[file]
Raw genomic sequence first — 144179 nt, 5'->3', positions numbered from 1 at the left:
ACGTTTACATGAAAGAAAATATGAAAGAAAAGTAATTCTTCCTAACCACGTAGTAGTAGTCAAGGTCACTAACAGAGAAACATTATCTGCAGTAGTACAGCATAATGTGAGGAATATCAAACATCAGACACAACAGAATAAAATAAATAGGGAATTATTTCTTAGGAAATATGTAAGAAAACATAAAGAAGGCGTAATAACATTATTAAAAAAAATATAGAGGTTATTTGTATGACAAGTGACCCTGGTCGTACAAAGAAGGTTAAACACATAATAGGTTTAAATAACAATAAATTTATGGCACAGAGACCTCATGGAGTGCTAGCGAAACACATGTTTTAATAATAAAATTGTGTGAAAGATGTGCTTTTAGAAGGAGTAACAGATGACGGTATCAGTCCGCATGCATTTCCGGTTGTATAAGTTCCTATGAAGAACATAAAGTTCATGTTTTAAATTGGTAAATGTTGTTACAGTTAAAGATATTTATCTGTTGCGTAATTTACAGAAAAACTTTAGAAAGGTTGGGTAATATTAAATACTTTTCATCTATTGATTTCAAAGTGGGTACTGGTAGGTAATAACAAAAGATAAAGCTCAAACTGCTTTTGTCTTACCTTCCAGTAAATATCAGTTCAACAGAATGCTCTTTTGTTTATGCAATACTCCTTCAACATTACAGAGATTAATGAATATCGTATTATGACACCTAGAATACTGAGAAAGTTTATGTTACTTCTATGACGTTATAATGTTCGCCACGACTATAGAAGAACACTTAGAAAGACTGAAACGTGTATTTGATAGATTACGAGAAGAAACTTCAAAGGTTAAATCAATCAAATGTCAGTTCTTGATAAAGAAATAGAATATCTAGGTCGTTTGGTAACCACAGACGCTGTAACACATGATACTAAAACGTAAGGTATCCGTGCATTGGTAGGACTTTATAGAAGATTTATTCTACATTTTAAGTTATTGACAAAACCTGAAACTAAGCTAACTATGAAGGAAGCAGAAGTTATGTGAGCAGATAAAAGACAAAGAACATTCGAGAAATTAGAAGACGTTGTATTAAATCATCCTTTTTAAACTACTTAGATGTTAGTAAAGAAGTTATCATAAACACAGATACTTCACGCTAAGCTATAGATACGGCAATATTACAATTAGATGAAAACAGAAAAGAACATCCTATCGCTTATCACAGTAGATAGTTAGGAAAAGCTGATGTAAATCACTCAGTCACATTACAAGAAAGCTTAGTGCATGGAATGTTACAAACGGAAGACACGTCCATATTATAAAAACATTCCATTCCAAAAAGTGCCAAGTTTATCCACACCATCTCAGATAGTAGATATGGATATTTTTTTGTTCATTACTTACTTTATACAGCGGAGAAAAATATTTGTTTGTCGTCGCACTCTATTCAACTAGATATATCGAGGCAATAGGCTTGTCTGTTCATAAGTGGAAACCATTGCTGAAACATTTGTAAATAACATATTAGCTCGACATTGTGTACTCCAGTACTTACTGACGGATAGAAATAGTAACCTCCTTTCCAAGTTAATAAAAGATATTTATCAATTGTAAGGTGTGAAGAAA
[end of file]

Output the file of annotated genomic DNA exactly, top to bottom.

Raw genomic sequence first — 144179 nt, 5'->3', positions numbered from 1 at the left:
ACGTTTACATGAAAGAAAATATGAAAGAAAAGTAATTCTTCCTAACCACGTAGTAGTAGTCAAGGTCACTAACAGAGAAACATTATCTGCAGTAGTACAGCATAATGTGAGGAATATCAAACATCAGACACAACAGAATAAAATAAATAGGGAATTATTTCTTAGGAAATATGTAAGAAAACATAAAGAAGGCGTAATAACATTATTAAAAAAAATATAGAGGTTATTTGTATGACAAGTGACCCTGGTCGTACAAAGAAGGTTAAACACATAATAGGTTTAAATAACAATAAATTTATGGCACAGAGACCTCATGGAGTGCTAGCGAAACACATGTTTTAATAATAAAATTGTGTGAAAGATGTGCTTTTAGAAGGAGTAACAGATGACGGTATCAGTCCGCATGCATTTCCGGTTGTATAAGTTCCTATGAAGAACATAAAGTTCATGTTTTAAATTGGTAAATGTTGTTACAGTTAAAGATATTTATCTGTTGCGTAATTTACAGAAAAACTTTAGAAAGGTTGGGTAATATTAAATACTTTTCATCTATTGATTTCAAAGTGGGTACTGGTAGGTAATAACAAAAGATAAAGCTCAAACTGCTTTTGTCTTACCTTCCAGTAAATATCAGTTCAACAGAATGCTCTTTTGTTTATGCAATACTCCTTCAACATTACAGAGATTAATGAATATCGTATTATGACACCTAGAATACTGAGAAAGTTTATGTTACTTCTATGACGTTATAATGTTCGCCACGACTATAGAAGAACACTTAGAAAGACTGAAACGTGTATTTGATAGATTACGAGAAGAAACTTCAAAGGTTAAATCAATCAAATGTCAGTTCTTGATAAAGAAATAGAATATCTAGGTCGTTTGGTAACCACAGACGCTGTAACACATGATACTAAAACGTAAGGTATCCGTGCATTGGTAGGACTTTATAGAAGATTTATTCTACATTTTAAGTTATTGACAAAACCTGAAACTAAGCTAACTATGAAGGAAGCAGAAGTTATGTGAGCAGATAAAAGACAAAGAACATTCGAGAAATTAGAAGACGTTGTATTAAATCATCCTTTTTAAACTACTTAGATGTTAGTAAAGAAGTTATCATAAACACAGATACTTCACGCTAAGCTATAGATACGGCAATATTACAATTAGATGAAAACAGAAAAGAACATCCTATCGCTTATCACAGTAGATAGTTAGGAAAAGCTGATGTAAATCACTCAGTCACATTACAAGAAAGCTTAGTGCATGGAATGTTACAAACGGAAGACACGTCCATATTATAAAAACATTCCATTCCAAAAAGTGCCAAGTTTATCCACACCATCTCAGATAGTAGATATGGATATTTTTTTGTTCATTACTTACTTTATACAGCGGAGAAAAATATTTGTTTGTCGTCGCACTCTATTCAACTAGATATATCGAGGCAATAGGCTTGTCTGTTCATAAGTGGAAACCATTGCTGAAACATTTGTAAATAACATATTAGCTCGACATTGTGTACTCCAGTACTTACTGACGGATAGAAATAGTAACCTCCTTTCCAAGTTAATAAAAGATATTTATCAATTGTAAGGTGTGAAGAAA